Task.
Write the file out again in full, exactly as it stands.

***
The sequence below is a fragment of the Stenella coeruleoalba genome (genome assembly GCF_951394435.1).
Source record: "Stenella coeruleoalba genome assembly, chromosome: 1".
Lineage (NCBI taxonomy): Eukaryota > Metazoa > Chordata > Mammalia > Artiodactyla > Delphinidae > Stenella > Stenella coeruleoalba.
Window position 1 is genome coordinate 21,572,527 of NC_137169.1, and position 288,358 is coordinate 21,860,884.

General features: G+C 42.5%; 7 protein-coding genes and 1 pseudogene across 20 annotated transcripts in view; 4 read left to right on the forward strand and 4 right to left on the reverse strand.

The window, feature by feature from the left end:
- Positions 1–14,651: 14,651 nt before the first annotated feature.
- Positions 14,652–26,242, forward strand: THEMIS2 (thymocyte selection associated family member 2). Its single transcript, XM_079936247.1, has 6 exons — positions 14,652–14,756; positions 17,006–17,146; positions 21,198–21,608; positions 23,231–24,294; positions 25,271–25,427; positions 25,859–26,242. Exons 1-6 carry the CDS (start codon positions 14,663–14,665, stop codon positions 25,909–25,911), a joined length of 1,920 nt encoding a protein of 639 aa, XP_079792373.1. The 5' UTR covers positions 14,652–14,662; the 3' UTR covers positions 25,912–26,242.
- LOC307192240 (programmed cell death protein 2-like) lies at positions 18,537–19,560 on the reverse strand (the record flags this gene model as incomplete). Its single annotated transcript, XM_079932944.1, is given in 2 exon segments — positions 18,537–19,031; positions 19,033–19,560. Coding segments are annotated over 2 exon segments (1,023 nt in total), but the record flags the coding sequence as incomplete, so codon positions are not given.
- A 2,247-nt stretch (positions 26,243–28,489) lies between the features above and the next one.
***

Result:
The sequence below is a fragment of the Stenella coeruleoalba genome (genome assembly GCF_951394435.1).
Source record: "Stenella coeruleoalba genome assembly, chromosome: 1".
Lineage (NCBI taxonomy): Eukaryota > Metazoa > Chordata > Mammalia > Artiodactyla > Delphinidae > Stenella > Stenella coeruleoalba.
Window position 1 is genome coordinate 21,572,527 of NC_137169.1, and position 288,358 is coordinate 21,860,884.

General features: G+C 42.5%; 7 protein-coding genes and 1 pseudogene across 20 annotated transcripts in view; 4 read left to right on the forward strand and 4 right to left on the reverse strand.

The window, feature by feature from the left end:
- Positions 1–14,651: 14,651 nt before the first annotated feature.
- Positions 14,652–26,242, forward strand: THEMIS2 (thymocyte selection associated family member 2). Its single transcript, XM_079936247.1, has 6 exons — positions 14,652–14,756; positions 17,006–17,146; positions 21,198–21,608; positions 23,231–24,294; positions 25,271–25,427; positions 25,859–26,242. Exons 1-6 carry the CDS (start codon positions 14,663–14,665, stop codon positions 25,909–25,911), a joined length of 1,920 nt encoding a protein of 639 aa, XP_079792373.1. The 5' UTR covers positions 14,652–14,662; the 3' UTR covers positions 25,912–26,242.
- LOC307192240 (programmed cell death protein 2-like) lies at positions 18,537–19,560 on the reverse strand (the record flags this gene model as incomplete). Its single annotated transcript, XM_079932944.1, is given in 2 exon segments — positions 18,537–19,031; positions 19,033–19,560. Coding segments are annotated over 2 exon segments (1,023 nt in total), but the record flags the coding sequence as incomplete, so codon positions are not given.
- A 2,247-nt stretch (positions 26,243–28,489) lies between the features above and the next one.